“If you are one to get distracted or lose focus while praying, Prayer Prompter is the application for you. It prompts topics to pray about (worship, adoration, for your spouse, for yourself, etc.). It gives you passage suggestions to read through and pray back to God. This app is great when you don’t know how to pray.

“From their website: ‘Prayer Prompter has been designed to enrich your prayer time by providing an easy way to read and reflect on key passages of Scripture and return to them on a regular basis. The first few folders in the top drawer are organized according to the popular ACTS method of prayer. The letters, A-C-T-S, stand for Adoration or Worship and Praise, Confession which includes Repentance and Forgiveness, Thanksgiving or the expression of Gratitude to God, and Supplication which means Petition, Intercession or Requests.'”

“The Big List of the Best Bible Apps” – Ministry Best Practices

How to Pray Using Scripture
Kevin DeYoung – 1/4/2013
The Gospel Coalition

Sometimes it’s the simplest things that make the biggest difference. For many years I’ve used the 3 R’s I learned from Ben Patterson to pray through Scripture. This simple tool has helped me pray the Bible more than any other single strategy. I’ve used in my devotional times and have employed it often in leading others in prayer.

1. Rejoice 2. Repent 3. Request

With every verse in the Bible we can do one (or more likely, all three) of these things. We can rejoice and thank God for his character and blessings. We can repent of our mistakes and sins. We can request new mercies and help.

Right now I just flipped opened my Bible and landed at Psalm 104. Verse 1 says “Bless the Lord, O my soul! O Lord my God, you are very great! You are clothed with splendor and majesty.” How might you pray through this verse? Well, at first blush you might see nothing more to do than praise God. “Dear Lord, you are very great. You are clothed with splendor and majesty. Amen.” But try that again with the 3 R’s.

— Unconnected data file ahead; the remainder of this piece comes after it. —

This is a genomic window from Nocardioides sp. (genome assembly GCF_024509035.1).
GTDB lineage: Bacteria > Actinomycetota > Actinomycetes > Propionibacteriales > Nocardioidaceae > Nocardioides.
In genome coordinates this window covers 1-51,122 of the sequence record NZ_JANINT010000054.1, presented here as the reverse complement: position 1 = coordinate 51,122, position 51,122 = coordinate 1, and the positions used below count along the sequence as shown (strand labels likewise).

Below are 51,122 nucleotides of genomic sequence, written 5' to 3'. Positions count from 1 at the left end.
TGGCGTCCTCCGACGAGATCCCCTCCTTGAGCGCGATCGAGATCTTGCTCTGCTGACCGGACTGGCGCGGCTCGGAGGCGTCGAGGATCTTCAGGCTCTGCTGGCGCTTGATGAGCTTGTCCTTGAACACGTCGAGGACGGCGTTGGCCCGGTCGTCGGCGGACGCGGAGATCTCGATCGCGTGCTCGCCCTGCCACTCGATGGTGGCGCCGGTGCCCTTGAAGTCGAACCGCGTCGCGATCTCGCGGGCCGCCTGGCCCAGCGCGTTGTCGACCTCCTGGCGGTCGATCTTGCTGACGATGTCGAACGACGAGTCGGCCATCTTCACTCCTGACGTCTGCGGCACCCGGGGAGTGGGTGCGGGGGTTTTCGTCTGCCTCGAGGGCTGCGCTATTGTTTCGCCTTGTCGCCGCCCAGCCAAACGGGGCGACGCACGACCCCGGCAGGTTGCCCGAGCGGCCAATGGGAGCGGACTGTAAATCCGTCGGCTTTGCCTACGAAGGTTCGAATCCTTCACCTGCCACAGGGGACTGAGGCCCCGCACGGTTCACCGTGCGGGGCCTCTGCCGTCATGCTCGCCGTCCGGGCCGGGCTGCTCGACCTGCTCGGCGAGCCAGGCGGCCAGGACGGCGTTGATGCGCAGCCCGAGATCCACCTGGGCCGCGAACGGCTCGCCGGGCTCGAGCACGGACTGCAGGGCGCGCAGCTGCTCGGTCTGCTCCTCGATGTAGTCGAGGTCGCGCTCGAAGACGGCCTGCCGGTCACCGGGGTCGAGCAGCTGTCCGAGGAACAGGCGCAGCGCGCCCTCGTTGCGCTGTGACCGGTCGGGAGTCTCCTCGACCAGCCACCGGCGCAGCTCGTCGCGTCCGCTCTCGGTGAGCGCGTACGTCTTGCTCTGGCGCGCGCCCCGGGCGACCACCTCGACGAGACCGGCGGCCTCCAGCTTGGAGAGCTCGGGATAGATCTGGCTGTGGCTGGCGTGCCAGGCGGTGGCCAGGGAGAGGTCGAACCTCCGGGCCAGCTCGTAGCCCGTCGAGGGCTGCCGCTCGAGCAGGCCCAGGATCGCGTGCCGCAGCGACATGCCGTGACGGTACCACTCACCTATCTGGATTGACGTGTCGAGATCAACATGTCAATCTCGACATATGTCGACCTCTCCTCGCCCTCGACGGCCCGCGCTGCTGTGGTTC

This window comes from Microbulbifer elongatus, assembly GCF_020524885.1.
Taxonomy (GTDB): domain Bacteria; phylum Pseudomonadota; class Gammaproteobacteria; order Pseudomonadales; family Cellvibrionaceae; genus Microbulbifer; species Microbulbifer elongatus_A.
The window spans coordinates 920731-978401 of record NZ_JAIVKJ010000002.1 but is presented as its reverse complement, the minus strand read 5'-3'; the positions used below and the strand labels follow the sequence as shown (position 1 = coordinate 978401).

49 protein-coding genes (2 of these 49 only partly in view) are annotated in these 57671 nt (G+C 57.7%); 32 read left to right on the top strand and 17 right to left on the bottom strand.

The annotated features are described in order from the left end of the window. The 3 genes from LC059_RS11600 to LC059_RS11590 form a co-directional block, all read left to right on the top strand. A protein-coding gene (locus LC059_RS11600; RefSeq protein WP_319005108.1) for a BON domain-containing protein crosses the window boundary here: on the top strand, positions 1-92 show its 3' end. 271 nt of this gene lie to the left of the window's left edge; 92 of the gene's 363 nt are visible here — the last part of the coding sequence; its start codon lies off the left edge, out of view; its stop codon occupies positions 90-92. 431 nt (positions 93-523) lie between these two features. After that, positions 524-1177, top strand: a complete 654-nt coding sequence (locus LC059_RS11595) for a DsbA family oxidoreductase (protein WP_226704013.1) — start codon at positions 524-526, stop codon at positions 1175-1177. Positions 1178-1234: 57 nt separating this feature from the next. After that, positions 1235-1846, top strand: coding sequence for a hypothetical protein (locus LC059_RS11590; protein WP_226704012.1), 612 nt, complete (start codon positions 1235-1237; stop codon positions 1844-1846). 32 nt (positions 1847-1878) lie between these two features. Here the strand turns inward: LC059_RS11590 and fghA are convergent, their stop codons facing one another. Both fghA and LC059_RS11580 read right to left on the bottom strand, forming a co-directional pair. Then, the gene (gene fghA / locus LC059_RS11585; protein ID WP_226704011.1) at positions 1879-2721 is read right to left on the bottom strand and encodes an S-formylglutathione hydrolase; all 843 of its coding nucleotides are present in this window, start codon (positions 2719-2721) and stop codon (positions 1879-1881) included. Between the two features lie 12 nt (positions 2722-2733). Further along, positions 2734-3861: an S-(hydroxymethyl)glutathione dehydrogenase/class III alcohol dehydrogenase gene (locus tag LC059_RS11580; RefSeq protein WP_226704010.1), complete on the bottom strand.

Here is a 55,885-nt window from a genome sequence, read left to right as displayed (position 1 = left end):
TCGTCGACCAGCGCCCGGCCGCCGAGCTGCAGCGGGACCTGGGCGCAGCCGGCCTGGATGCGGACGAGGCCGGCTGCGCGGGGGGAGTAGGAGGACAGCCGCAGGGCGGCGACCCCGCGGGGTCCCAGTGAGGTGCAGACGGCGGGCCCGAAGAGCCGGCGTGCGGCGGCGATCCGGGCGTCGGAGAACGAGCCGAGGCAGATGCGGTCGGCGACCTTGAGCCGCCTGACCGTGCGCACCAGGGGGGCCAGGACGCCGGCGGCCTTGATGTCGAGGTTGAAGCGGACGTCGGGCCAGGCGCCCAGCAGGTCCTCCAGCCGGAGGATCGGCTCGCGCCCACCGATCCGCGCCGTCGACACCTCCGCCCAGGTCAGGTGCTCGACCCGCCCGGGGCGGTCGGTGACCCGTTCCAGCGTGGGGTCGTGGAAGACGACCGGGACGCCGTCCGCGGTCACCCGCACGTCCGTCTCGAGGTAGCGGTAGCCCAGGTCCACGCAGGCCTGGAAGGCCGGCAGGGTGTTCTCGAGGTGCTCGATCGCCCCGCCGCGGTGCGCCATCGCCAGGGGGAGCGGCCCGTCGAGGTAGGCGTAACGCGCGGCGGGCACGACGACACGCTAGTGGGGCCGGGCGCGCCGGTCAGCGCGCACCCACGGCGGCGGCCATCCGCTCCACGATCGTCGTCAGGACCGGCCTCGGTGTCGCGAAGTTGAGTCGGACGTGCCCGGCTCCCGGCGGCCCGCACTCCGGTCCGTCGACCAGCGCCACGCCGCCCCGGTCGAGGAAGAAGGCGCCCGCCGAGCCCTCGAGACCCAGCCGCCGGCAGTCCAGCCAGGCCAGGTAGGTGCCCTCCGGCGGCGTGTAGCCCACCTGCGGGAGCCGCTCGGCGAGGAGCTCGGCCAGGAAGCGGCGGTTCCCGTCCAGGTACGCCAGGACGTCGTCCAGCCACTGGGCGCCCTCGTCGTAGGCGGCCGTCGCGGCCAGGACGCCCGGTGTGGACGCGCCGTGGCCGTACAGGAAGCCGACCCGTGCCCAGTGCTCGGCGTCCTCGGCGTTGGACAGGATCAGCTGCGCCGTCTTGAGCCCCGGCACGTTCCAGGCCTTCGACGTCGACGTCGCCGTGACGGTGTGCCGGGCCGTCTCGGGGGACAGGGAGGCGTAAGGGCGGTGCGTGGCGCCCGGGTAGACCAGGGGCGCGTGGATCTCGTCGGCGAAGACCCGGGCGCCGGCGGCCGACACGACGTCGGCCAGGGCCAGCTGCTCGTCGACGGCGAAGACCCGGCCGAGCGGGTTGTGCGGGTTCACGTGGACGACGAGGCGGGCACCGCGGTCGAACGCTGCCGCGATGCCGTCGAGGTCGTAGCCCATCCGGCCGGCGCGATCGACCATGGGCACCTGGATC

Rejoice – O Lord, you have richly blessed me more than I deserve. What a privilege that I can call you my God. Thank you for making me a little lower than the angels and crowing me with glory and honor too.

Repent – Forgive me for being blind to your splendor and majesty. Though you are very great, my circumstances and disappointments often feel greater. I’m sorry for being so ungrateful and taking your blessings for granted.

Request – Give me eyes to see as you are. Tune my heart to sing your praise. Help me see your glory in the world you’ve created, in the people around me, and in the face of Christ.

Obviously, some verse lend themselves to prayer more easily than others. The Psalms are particularly prayer-worthy. But with the simple strategy of Rejoice, Repent, Request there shouldn’t be a verse in the Bible that can’t be used as a prompt to pray.


Superlative ★★★★★

March 3, 2019

Superlative ★★★★★ by Mr Barry Greco – Mar 2, 2019 Thankful for all your time and all your efforts regarding our shared interest in HIS Love. Amen!

Read the full article →

Prayer review ★★★★★

February 17, 2019

Prayer review ★★★★★ by MysteriousShopper – Feb 15, 2019 Love this and continue to use after a number of years – hurry up with the Android version please! Prayer Prompter in the App Store: http://bit.ly/PROMPTER

Read the full article →

Outstanding. ★★★★★

February 6, 2019

Outstanding. ★★★★★ by Mrs. Seeberg – Feb 5, 2019 Please check out this app and give it a try. It is much easier to navigate than I thought at first glance. It is actually exceptionally user-friendly because of the hundreds of lovely passages of scripture organized by topic, to inspire meditation and prayer. Encourages every […]

Read the full article →

Should We Qualify Our Prayers with “If It Be Your Will”?

July 21, 2018

FROM R.C. Sproul Jul 02, 2018 – Ligonier Ministries Blog To my great distress, I sometimes hear people say, in their zeal for fervency and efficacy in prayer, that we should never qualify our prayer requests with the words “if it be Your will.” Some will even say that to attach those words, those conditional terms, to our […]

Read the full article →